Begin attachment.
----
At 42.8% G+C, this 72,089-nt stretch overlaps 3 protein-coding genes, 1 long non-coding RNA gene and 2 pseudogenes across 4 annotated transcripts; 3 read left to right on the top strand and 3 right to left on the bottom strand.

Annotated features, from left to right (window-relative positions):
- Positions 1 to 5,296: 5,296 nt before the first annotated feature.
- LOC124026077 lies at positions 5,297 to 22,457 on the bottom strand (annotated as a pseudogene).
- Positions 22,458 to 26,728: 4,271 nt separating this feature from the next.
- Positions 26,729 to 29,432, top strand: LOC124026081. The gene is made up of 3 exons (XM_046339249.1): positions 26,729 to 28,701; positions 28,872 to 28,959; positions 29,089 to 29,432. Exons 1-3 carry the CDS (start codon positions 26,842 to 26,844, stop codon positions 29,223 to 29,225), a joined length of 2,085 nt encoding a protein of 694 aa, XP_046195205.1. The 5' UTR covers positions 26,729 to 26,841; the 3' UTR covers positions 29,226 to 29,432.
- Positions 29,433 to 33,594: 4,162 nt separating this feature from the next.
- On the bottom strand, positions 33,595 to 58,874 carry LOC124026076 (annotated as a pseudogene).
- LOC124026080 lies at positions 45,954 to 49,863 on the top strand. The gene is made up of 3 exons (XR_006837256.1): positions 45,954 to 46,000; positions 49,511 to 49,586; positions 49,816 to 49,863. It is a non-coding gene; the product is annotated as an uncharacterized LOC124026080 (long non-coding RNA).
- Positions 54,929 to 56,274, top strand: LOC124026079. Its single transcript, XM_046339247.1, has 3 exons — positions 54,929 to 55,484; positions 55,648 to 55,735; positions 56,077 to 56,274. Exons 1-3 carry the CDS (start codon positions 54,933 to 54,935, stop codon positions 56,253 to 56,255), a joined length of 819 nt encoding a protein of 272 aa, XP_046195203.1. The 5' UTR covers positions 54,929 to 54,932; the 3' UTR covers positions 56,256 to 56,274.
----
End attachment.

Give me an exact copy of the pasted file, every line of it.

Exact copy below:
At 42.8% G+C, this 72,089-nt stretch overlaps 3 protein-coding genes, 1 long non-coding RNA gene and 2 pseudogenes across 4 annotated transcripts; 3 read left to right on the top strand and 3 right to left on the bottom strand.

Annotated features, from left to right (window-relative positions):
- Positions 1 to 5,296: 5,296 nt before the first annotated feature.
- LOC124026077 lies at positions 5,297 to 22,457 on the bottom strand (annotated as a pseudogene).
- Positions 22,458 to 26,728: 4,271 nt separating this feature from the next.
- Positions 26,729 to 29,432, top strand: LOC124026081. The gene is made up of 3 exons (XM_046339249.1): positions 26,729 to 28,701; positions 28,872 to 28,959; positions 29,089 to 29,432. Exons 1-3 carry the CDS (start codon positions 26,842 to 26,844, stop codon positions 29,223 to 29,225), a joined length of 2,085 nt encoding a protein of 694 aa, XP_046195205.1. The 5' UTR covers positions 26,729 to 26,841; the 3' UTR covers positions 29,226 to 29,432.
- Positions 29,433 to 33,594: 4,162 nt separating this feature from the next.
- On the bottom strand, positions 33,595 to 58,874 carry LOC124026076 (annotated as a pseudogene).
- LOC124026080 lies at positions 45,954 to 49,863 on the top strand. The gene is made up of 3 exons (XR_006837256.1): positions 45,954 to 46,000; positions 49,511 to 49,586; positions 49,816 to 49,863. It is a non-coding gene; the product is annotated as an uncharacterized LOC124026080 (long non-coding RNA).
- Positions 54,929 to 56,274, top strand: LOC124026079. Its single transcript, XM_046339247.1, has 3 exons — positions 54,929 to 55,484; positions 55,648 to 55,735; positions 56,077 to 56,274. Exons 1-3 carry the CDS (start codon positions 54,933 to 54,935, stop codon positions 56,253 to 56,255), a joined length of 819 nt encoding a protein of 272 aa, XP_046195203.1. The 5' UTR covers positions 54,929 to 54,932; the 3' UTR covers positions 56,256 to 56,274.